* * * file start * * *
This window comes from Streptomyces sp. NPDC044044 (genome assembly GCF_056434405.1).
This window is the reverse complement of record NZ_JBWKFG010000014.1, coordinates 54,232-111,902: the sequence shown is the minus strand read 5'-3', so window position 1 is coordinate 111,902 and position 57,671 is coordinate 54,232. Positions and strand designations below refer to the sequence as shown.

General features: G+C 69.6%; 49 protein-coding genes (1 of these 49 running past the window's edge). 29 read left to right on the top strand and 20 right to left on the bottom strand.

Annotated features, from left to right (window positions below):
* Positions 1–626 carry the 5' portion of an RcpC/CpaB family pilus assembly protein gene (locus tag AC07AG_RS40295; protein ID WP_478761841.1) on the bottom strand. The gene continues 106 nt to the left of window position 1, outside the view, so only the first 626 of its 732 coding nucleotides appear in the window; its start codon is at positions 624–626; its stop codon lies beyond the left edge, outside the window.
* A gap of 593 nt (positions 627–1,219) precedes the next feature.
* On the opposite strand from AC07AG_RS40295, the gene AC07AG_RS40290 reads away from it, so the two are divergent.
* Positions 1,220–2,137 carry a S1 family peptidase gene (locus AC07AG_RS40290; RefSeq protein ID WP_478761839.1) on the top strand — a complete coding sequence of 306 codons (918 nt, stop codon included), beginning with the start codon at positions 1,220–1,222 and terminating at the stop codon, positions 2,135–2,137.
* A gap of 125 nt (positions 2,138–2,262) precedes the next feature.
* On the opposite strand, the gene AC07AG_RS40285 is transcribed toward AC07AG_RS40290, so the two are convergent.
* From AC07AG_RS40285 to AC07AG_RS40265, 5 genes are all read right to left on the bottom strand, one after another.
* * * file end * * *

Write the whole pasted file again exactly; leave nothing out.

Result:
This window comes from Streptomyces sp. NPDC044044 (genome assembly GCF_056434405.1).
This window is the reverse complement of record NZ_JBWKFG010000014.1, coordinates 54,232-111,902: the sequence shown is the minus strand read 5'-3', so window position 1 is coordinate 111,902 and position 57,671 is coordinate 54,232. Positions and strand designations below refer to the sequence as shown.

General features: G+C 69.6%; 49 protein-coding genes (1 of these 49 running past the window's edge). 29 read left to right on the top strand and 20 right to left on the bottom strand.

Annotated features, from left to right (window positions below):
* Positions 1–626 carry the 5' portion of an RcpC/CpaB family pilus assembly protein gene (locus tag AC07AG_RS40295; protein ID WP_478761841.1) on the bottom strand. The gene continues 106 nt to the left of window position 1, outside the view, so only the first 626 of its 732 coding nucleotides appear in the window; its start codon is at positions 624–626; its stop codon lies beyond the left edge, outside the window.
* A gap of 593 nt (positions 627–1,219) precedes the next feature.
* On the opposite strand from AC07AG_RS40295, the gene AC07AG_RS40290 reads away from it, so the two are divergent.
* Positions 1,220–2,137 carry a S1 family peptidase gene (locus AC07AG_RS40290; RefSeq protein ID WP_478761839.1) on the top strand — a complete coding sequence of 306 codons (918 nt, stop codon included), beginning with the start codon at positions 1,220–1,222 and terminating at the stop codon, positions 2,135–2,137.
* A gap of 125 nt (positions 2,138–2,262) precedes the next feature.
* On the opposite strand, the gene AC07AG_RS40285 is transcribed toward AC07AG_RS40290, so the two are convergent.
* From AC07AG_RS40285 to AC07AG_RS40265, 5 genes are all read right to left on the bottom strand, one after another.